Supporting students with a low starting point

sbo3Tonight’s 15 minute forum was led by Deputy Leader of Mathematics Shane Borrett.   Last year Shane taught a Y11 class, all of whom had a very low starting point in maths.  At the start of the year, they were all fairly demotivated and were underachieving.  They had slipped into this cycle:

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Where this cycle starts and so what causes the low motivation in the first place, is a point for discussion, but for a variety of reasons, these students had low motivation.  As a result, their effort was low and so they achieved poorly – gaining the label ‘low ability’.  Furthermore, the students had enough self-awareness to realise that they were achieving poorly and didn’t like it.  Their response?  Avoid further failure by disengaging and not trying – the fixed mindset.  So, this underachievement results in low confidence in maths, which then in turn, compounds their low motivation.  And so the cycle continues.  This aligns well with this quote from Muijs and Reynolds:

QUOTEselfconcept

So what can we do to address this issue?  Shane suggests that there is no magic formula – it’s simply about having high expectations of what they can achieve and then teaching them well, in order to support them with meeting these high expectations.  Shane considered this in three ways:

Success & Motivation

  • The quote above provides a simple solution – if students are to have a positive self concept and so feel motivated, they need to experience success.  So, we need to create opportunities for them to experience success, by starting off with activities that are within their reach.  As they succeed, you can then ratchet up the level of challenge a step at a time.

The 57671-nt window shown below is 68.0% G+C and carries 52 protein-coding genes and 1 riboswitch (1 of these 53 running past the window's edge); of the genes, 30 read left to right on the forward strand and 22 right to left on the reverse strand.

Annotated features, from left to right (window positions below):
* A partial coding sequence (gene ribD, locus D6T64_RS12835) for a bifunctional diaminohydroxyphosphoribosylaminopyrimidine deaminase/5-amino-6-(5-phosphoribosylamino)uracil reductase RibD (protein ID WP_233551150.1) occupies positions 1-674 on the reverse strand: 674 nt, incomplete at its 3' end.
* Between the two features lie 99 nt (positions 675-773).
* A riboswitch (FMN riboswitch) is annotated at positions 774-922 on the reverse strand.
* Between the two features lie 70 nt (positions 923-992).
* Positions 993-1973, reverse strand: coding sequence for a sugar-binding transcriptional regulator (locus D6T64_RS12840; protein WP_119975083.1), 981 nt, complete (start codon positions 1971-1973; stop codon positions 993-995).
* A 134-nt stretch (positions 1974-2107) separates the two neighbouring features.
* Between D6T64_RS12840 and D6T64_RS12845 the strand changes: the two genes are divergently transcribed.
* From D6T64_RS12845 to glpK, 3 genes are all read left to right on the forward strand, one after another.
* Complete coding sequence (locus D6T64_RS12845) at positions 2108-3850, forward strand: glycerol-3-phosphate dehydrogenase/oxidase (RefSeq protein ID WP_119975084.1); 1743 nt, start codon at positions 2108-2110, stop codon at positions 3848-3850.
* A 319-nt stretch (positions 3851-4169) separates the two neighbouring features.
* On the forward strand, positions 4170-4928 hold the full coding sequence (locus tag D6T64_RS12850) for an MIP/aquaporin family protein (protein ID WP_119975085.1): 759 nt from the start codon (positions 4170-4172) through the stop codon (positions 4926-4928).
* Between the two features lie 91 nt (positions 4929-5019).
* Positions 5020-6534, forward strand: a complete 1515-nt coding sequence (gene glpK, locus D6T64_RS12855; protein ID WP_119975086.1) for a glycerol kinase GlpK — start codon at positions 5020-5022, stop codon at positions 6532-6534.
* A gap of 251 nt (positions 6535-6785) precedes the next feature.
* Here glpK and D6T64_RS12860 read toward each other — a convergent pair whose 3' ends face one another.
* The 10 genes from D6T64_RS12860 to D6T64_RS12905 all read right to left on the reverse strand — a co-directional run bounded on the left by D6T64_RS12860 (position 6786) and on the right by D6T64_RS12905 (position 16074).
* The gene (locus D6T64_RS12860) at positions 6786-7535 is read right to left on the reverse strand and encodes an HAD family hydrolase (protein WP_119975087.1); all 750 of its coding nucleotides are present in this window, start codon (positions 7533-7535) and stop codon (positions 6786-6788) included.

• Teacher expectation appears to have an impact on student expectation of themselves and also their achievement.  Psychologist Robert Rosenthal, looked at this in the 1960s – a summary can be read here.  Essentially Rosenthal found that if teachers were told that students had the potential to achieve well, based on some predictive tests (that were actually unable to predict any such thing), those students would end up achieving well.  Why?
    • Climate factor: Teacher will create a ‘warmer climate’ i.e. a nicer environment, for those students who they believe are going to achieve well.
    • Input factor: Teachers teach more/harder material to children they think can learn well..
    • Response opportunity: Students get more of a chance to respond when you believe in them. They may get longer to respond.
    • Feedback: If more is expected, more feedback and praise is often given.
  • By no longer setting students a ‘target grade’ in KS4 or ‘target level’ in KS3, we are taking away the false ‘ceiling of expectation’ we have placed on students for years in schools.  This gives an important message to students – ‘irrespective of your starting point, we want you all to aspire to excellence.’